Never assume that the quotation makes its point by itself, without your analysis. Resist the temptation to quote frequently or at length: an essay which consists of long quotations linked by short passages of connection prose wearies the reader and defeats its main purpose, which is to convey the writer's own thoughts on the subject. Sometimes you may quote especially important phrases from secondary sources, but remember that quoting historians or other secondary sources does not provide evidence for your arguments.

Errors that may seem erroneous to the reader should be indicated by [sic] (Latin for thus, that is, 'it really is so') in square brackets, eg "Gibbon's erudition are [sic] amazing."

Surround any words interpolated in a quotation with square brackets [], not round (), eg "Many men's cynicism amuses; Voltaire's astonishes" could be quoted thus: "Voltaire's [cynicism] astonishes."

If you omit any words from a quotation, indicate the omission by ellipsis, the insertion of three dots; eg 'The peasants fought hard, but . . . the lords had greater force on their side.' (In this case the ellipsis stands for the phrase ‘they were doomed because'.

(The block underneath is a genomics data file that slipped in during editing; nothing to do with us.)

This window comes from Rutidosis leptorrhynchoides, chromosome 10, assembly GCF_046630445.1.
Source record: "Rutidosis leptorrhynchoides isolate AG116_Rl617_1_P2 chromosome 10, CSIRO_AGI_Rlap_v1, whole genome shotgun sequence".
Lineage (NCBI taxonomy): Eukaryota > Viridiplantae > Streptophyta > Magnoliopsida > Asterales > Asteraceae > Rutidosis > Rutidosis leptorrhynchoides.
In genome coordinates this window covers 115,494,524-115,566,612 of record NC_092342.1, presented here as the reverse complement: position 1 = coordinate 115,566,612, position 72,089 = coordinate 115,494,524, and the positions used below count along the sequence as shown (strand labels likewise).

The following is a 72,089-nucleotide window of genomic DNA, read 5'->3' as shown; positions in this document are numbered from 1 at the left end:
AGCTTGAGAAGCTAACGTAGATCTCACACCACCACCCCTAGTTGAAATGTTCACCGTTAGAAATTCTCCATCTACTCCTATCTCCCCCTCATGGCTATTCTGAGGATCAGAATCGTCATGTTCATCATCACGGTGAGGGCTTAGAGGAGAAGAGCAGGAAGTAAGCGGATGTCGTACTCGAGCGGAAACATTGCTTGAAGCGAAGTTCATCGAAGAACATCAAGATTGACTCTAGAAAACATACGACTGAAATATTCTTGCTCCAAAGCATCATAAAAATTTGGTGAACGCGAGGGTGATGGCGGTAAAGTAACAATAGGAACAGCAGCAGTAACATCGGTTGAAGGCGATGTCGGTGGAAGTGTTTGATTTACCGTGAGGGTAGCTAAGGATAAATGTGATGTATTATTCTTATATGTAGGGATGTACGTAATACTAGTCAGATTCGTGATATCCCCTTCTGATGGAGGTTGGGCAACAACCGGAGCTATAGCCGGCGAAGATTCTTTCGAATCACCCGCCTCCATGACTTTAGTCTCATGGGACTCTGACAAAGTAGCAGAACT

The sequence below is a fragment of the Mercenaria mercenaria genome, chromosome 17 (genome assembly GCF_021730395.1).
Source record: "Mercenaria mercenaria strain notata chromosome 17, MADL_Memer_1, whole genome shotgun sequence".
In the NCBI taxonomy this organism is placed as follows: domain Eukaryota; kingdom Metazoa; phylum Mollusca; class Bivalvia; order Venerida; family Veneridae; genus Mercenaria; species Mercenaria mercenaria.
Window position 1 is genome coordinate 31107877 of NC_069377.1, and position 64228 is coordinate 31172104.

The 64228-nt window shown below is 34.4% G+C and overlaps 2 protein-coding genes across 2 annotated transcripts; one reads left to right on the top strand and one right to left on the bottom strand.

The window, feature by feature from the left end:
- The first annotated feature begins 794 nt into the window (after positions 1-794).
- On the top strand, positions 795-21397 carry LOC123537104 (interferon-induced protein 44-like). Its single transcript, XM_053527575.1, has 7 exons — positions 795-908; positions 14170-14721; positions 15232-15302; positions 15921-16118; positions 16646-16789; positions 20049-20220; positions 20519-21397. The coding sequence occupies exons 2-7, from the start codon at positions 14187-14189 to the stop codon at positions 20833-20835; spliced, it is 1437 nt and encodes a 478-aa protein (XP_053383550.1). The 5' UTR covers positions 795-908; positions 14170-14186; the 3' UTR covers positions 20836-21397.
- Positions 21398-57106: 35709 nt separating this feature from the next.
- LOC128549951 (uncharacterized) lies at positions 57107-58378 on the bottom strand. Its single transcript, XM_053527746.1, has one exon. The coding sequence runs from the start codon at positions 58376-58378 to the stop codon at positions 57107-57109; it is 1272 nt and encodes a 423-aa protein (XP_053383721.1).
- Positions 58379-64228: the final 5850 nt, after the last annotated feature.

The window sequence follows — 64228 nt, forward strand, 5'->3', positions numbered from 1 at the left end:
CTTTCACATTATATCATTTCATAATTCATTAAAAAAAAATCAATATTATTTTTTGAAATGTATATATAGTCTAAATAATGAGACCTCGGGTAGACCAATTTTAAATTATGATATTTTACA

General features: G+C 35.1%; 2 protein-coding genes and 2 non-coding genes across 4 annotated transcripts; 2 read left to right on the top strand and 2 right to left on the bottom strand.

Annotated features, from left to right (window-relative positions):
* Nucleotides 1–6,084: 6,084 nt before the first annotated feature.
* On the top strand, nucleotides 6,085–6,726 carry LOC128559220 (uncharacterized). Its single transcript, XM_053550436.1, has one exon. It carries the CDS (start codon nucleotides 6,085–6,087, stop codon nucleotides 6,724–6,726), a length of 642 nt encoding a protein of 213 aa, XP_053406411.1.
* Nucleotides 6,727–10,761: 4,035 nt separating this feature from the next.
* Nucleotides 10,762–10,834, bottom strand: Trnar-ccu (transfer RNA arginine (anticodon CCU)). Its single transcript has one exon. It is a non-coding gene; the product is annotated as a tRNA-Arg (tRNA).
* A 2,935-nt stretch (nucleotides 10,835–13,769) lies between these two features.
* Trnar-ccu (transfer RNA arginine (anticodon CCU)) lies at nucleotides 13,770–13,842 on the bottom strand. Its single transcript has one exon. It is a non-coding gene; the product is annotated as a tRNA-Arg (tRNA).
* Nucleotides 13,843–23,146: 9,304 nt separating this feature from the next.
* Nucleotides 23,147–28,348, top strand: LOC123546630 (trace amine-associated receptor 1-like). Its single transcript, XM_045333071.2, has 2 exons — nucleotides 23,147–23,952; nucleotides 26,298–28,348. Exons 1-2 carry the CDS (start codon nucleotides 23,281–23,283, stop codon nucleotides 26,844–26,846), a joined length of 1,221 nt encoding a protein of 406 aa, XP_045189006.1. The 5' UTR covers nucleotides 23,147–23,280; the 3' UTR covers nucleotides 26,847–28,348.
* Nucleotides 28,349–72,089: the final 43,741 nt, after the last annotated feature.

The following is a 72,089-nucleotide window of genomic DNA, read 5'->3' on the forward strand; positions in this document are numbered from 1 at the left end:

The argument of an essay must be supported by exact reference to authorities. In the writing of history, these should take the form of footnotes. References in the text, such as the author-date or Harvard system, are not acceptable in history essays. Footnotes should always be placed at the bottom of the page of the essay to which they refer. [If your word processing program cannot do footnotes, end notes are acceptable.] Students are often uncertain how elaborate their footnotes should be. The following rules are a reasonable guide.

  • Common information that is obtainable in any standard work does not need a footnote, but unusual or curious facts do
  • The source of all quotations must be given
  • The source of all important or controversial opinions must be given
  • If you wish to quote primary material that you have found in a secondary source, you should state where it came from originally, and where you found it